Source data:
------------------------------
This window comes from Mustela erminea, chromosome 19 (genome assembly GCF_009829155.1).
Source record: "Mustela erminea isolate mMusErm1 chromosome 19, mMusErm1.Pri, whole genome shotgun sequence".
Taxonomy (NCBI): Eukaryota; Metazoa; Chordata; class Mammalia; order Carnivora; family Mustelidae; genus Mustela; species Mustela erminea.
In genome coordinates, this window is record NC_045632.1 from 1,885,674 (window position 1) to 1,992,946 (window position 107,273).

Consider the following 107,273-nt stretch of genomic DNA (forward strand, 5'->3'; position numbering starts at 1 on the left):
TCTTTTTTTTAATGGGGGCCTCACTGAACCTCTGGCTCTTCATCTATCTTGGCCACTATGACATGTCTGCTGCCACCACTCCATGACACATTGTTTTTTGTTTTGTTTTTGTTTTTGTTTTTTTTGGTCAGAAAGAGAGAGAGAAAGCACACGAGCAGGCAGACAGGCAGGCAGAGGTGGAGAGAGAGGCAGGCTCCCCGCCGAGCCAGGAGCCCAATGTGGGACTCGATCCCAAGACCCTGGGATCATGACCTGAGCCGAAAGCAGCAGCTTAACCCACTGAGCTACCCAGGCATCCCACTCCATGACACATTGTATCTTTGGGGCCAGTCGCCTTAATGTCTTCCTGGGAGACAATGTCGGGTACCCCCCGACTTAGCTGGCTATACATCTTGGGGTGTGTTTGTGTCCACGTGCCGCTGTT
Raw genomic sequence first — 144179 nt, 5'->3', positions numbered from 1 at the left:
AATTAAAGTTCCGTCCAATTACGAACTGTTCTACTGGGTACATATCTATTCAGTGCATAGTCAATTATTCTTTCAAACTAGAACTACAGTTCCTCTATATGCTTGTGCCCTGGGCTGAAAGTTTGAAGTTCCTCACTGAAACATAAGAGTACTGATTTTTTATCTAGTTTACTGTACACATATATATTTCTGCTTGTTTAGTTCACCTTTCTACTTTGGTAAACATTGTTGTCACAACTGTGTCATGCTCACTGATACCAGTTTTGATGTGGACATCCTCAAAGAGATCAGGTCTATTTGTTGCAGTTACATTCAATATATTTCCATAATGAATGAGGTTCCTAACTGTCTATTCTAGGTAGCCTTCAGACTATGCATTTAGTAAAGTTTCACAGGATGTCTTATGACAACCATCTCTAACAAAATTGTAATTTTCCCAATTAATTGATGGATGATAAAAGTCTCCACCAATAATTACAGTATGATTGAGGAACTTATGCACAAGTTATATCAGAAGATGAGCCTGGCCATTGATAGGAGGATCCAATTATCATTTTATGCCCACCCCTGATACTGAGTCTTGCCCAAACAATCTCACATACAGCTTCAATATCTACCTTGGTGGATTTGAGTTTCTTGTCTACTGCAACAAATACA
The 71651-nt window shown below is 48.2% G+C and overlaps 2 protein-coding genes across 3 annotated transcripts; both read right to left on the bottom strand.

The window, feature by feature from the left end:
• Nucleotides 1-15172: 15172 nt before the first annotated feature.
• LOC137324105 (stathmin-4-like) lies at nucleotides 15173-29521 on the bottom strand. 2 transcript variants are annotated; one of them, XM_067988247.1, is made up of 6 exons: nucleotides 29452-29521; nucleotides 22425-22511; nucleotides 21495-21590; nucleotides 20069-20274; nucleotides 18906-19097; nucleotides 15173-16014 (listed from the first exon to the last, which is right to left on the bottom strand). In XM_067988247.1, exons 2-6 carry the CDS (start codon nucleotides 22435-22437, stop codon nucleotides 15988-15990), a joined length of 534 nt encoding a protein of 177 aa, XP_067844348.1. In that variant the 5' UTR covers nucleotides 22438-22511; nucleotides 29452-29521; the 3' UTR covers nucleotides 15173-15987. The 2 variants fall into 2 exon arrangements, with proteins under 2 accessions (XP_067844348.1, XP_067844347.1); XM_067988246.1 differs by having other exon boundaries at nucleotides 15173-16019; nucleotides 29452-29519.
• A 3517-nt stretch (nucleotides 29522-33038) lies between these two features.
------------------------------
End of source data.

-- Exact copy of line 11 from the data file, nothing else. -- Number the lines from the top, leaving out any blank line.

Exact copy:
• Nucleotides 1-15172: 15172 nt before the first annotated feature.